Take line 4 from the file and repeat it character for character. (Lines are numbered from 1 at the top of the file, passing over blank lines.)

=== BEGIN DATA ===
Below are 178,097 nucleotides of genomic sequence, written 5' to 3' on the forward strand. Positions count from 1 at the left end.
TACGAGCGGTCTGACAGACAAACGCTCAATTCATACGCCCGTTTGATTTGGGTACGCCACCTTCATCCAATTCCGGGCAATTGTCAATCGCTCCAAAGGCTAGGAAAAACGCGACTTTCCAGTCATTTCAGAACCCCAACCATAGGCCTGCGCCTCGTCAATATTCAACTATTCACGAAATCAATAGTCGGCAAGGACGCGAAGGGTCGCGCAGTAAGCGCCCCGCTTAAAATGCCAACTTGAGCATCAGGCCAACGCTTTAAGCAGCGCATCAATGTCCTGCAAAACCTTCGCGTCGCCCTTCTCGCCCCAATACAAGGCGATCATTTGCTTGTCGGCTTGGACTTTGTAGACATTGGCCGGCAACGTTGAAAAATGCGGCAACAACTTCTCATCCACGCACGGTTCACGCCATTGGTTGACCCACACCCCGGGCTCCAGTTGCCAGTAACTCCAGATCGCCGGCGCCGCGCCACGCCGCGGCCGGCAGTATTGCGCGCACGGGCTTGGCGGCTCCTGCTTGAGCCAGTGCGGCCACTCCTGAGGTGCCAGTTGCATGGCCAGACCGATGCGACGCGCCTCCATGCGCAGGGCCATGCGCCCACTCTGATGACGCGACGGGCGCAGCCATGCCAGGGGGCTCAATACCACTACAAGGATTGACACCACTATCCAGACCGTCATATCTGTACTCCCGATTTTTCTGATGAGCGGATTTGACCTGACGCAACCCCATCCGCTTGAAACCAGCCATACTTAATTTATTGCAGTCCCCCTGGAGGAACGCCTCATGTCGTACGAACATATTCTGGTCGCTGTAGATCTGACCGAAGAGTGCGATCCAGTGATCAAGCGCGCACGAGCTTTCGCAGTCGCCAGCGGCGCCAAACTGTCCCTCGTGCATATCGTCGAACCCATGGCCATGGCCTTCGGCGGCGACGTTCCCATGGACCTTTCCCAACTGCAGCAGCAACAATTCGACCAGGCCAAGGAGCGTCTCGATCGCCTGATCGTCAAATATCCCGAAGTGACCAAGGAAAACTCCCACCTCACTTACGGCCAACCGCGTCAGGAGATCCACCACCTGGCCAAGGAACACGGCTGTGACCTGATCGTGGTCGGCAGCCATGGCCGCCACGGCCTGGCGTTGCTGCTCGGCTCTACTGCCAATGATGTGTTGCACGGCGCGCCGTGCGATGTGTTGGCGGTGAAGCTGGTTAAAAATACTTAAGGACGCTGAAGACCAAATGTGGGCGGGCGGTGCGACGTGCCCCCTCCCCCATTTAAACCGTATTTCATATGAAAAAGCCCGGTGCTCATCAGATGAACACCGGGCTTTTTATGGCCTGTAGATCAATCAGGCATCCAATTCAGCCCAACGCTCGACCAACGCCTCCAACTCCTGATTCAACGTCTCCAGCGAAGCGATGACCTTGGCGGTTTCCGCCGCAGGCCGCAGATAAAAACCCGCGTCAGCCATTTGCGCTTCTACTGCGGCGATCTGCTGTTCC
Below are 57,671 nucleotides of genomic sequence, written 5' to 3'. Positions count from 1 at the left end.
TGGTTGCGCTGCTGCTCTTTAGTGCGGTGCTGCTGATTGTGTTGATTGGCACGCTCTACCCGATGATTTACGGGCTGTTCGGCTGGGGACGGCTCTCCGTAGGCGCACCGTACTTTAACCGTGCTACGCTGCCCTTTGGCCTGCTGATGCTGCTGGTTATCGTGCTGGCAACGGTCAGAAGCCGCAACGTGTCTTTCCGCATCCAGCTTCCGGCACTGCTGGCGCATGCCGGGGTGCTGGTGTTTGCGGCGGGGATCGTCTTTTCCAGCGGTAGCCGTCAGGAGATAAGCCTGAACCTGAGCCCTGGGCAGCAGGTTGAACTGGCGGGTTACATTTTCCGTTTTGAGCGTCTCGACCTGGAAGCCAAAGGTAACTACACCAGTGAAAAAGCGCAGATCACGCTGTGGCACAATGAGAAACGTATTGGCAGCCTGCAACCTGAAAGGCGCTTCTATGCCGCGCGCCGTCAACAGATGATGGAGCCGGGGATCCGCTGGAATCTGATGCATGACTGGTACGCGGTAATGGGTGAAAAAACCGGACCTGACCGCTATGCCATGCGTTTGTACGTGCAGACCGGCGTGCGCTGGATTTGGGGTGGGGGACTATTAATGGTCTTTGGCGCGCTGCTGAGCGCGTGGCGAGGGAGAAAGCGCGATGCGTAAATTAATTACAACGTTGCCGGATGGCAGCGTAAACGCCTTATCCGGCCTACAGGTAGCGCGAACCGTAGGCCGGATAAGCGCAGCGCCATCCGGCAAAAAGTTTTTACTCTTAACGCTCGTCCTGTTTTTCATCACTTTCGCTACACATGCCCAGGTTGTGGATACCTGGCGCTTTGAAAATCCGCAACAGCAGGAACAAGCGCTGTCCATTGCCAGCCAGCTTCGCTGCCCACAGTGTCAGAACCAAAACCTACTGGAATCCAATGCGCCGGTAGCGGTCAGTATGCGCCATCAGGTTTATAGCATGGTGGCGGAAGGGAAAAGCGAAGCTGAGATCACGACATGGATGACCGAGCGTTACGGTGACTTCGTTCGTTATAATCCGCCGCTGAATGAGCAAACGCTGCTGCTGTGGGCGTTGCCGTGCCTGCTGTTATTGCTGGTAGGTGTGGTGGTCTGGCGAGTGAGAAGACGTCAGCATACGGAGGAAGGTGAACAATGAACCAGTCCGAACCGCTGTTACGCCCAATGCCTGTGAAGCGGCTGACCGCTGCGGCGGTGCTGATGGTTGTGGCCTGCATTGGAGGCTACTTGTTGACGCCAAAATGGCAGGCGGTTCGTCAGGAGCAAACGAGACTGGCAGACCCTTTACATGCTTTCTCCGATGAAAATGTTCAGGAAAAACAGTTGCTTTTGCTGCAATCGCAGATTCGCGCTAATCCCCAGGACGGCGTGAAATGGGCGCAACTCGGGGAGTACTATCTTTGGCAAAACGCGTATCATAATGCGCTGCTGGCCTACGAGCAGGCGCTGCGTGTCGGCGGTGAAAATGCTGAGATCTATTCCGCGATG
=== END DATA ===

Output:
TGGTTGCGCTGCTGCTCTTTAGTGCGGTGCTGCTGATTGTGTTGATTGGCACGCTCTACCCGATGATTTACGGGCTGTTCGGCTGGGGACGGCTCTCCGTAGGCGCACCGTACTTTAACCGTGCTACGCTGCCCTTTGGCCTGCTGATGCTGCTGGTTATCGTGCTGGCAACGGTCAGAAGCCGCAACGTGTCTTTCCGCATCCAGCTTCCGGCACTGCTGGCGCATGCCGGGGTGCTGGTGTTTGCGGCGGGGATCGTCTTTTCCAGCGGTAGCCGTCAGGAGATAAGCCTGAACCTGAGCCCTGGGCAGCAGGTTGAACTGGCGGGTTACATTTTCCGTTTTGAGCGTCTCGACCTGGAAGCCAAAGGTAACTACACCAGTGAAAAAGCGCAGATCACGCTGTGGCACAATGAGAAACGTATTGGCAGCCTGCAACCTGAAAGGCGCTTCTATGCCGCGCGCCGTCAACAGATGATGGAGCCGGGGATCCGCTGGAATCTGATGCATGACTGGTACGCGGTAATGGGTGAAAAAACCGGACCTGACCGCTATGCCATGCGTTTGTACGTGCAGACCGGCGTGCGCTGGATTTGGGGTGGGGGACTATTAATGGTCTTTGGCGCGCTGCTGAGCGCGTGGCGAGGGAGAAAGCGCGATGCGTAAATTAATTACAACGTTGCCGGATGGCAGCGTAAACGCCTTATCCGGCCTACAGGTAGCGCGAACCGTAGGCCGGATAAGCGCAGCGCCATCCGGCAAAAAGTTTTTACTCTTAACGCTCGTCCTGTTTTTCATCACTTTCGCTACACATGCCCAGGTTGTGGATACCTGGCGCTTTGAAAATCCGCAACAGCAGGAACAAGCGCTGTCCATTGCCAGCCAGCTTCGCTGCCCACAGTGTCAGAACCAAAACCTACTGGAATCCAATGCGCCGGTAGCGGTCAGTATGCGCCATCAGGTTTATAGCATGGTGGCGGAAGGGAAAAGCGAAGCTGAGATCACGACATGGATGACCGAGCGTTACGGTGACTTCGTTCGTTATAATCCGCCGCTGAATGAGCAAACGCTGCTGCTGTGGGCGTTGCCGTGCCTGCTGTTATTGCTGGTAGGTGTGGTGGTCTGGCGAGTGAGAAGACGTCAGCATACGGAGGAAGGTGAACAATGAACCAGTCCGAACCGCTGTTACGCCCAATGCCTGTGAAGCGGCTGACCGCTGCGGCGGTGCTGATGGTTGTGGCCTGCATTGGAGGCTACTTGTTGACGCCAAAATGGCAGGCGGTTCGTCAGGAGCAAACGAGACTGGCAGACCCTTTACATGCTTTCTCCGATGAAAATGTTCAGGAAAAACAGTTGCTTTTGCTGCAATCGCAGATTCGCGCTAATCCCCAGGACGGCGTGAAATGGGCGCAACTCGGGGAGTACTATCTTTGGCAAAACGCGTATCATAATGCGCTGCTGGCCTACGAGCAGGCGCTGCGTGTCGGCGGTGAAAATGCTGAGATCTATTCCGCGATG